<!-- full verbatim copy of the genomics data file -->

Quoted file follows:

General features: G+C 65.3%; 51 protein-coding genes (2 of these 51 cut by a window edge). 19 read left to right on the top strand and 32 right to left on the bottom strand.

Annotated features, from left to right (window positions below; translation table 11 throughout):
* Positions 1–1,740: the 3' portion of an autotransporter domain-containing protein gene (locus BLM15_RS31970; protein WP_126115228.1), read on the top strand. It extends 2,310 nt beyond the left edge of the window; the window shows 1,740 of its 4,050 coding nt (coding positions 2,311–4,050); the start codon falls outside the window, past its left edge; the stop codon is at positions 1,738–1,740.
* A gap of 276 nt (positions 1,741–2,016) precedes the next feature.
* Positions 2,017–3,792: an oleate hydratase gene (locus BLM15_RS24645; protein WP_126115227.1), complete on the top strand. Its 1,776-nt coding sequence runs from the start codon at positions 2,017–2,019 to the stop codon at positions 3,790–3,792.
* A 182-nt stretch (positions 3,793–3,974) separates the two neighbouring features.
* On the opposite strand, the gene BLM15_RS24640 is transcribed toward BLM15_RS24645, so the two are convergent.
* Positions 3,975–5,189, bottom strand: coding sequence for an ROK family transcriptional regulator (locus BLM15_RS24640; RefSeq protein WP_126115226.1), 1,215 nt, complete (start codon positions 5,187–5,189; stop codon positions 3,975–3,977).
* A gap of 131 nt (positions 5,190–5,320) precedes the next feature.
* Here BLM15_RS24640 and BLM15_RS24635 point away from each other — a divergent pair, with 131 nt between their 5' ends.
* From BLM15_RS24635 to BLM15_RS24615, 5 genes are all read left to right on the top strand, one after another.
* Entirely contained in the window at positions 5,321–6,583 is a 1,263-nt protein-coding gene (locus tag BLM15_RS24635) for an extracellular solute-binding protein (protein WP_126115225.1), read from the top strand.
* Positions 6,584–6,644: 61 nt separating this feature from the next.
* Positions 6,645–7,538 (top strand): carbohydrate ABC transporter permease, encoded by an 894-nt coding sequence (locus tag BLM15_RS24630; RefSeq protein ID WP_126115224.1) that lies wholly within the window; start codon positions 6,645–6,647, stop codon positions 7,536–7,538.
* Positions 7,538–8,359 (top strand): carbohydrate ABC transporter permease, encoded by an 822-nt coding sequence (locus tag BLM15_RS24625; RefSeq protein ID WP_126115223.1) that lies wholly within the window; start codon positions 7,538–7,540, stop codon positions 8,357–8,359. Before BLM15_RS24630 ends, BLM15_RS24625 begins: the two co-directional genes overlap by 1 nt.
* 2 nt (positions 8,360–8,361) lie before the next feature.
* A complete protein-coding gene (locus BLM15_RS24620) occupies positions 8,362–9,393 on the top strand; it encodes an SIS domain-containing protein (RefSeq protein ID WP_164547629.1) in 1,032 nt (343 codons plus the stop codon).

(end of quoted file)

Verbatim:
General features: G+C 65.3%; 51 protein-coding genes (2 of these 51 cut by a window edge). 19 read left to right on the top strand and 32 right to left on the bottom strand.

Annotated features, from left to right (window positions below; translation table 11 throughout):
* Positions 1–1,740: the 3' portion of an autotransporter domain-containing protein gene (locus BLM15_RS31970; protein WP_126115228.1), read on the top strand. It extends 2,310 nt beyond the left edge of the window; the window shows 1,740 of its 4,050 coding nt (coding positions 2,311–4,050); the start codon falls outside the window, past its left edge; the stop codon is at positions 1,738–1,740.
* A gap of 276 nt (positions 1,741–2,016) precedes the next feature.
* Positions 2,017–3,792: an oleate hydratase gene (locus BLM15_RS24645; protein WP_126115227.1), complete on the top strand. Its 1,776-nt coding sequence runs from the start codon at positions 2,017–2,019 to the stop codon at positions 3,790–3,792.
* A 182-nt stretch (positions 3,793–3,974) separates the two neighbouring features.
* On the opposite strand, the gene BLM15_RS24640 is transcribed toward BLM15_RS24645, so the two are convergent.
* Positions 3,975–5,189, bottom strand: coding sequence for an ROK family transcriptional regulator (locus BLM15_RS24640; RefSeq protein WP_126115226.1), 1,215 nt, complete (start codon positions 5,187–5,189; stop codon positions 3,975–3,977).
* A gap of 131 nt (positions 5,190–5,320) precedes the next feature.
* Here BLM15_RS24640 and BLM15_RS24635 point away from each other — a divergent pair, with 131 nt between their 5' ends.
* From BLM15_RS24635 to BLM15_RS24615, 5 genes are all read left to right on the top strand, one after another.
* Entirely contained in the window at positions 5,321–6,583 is a 1,263-nt protein-coding gene (locus tag BLM15_RS24635) for an extracellular solute-binding protein (protein WP_126115225.1), read from the top strand.
* Positions 6,584–6,644: 61 nt separating this feature from the next.
* Positions 6,645–7,538 (top strand): carbohydrate ABC transporter permease, encoded by an 894-nt coding sequence (locus tag BLM15_RS24630; RefSeq protein ID WP_126115224.1) that lies wholly within the window; start codon positions 6,645–6,647, stop codon positions 7,536–7,538.
* Positions 7,538–8,359 (top strand): carbohydrate ABC transporter permease, encoded by an 822-nt coding sequence (locus tag BLM15_RS24625; RefSeq protein ID WP_126115223.1) that lies wholly within the window; start codon positions 7,538–7,540, stop codon positions 8,357–8,359. Before BLM15_RS24630 ends, BLM15_RS24625 begins: the two co-directional genes overlap by 1 nt.
* 2 nt (positions 8,360–8,361) lie before the next feature.
* A complete protein-coding gene (locus BLM15_RS24620) occupies positions 8,362–9,393 on the top strand; it encodes an SIS domain-containing protein (RefSeq protein ID WP_164547629.1) in 1,032 nt (343 codons plus the stop codon).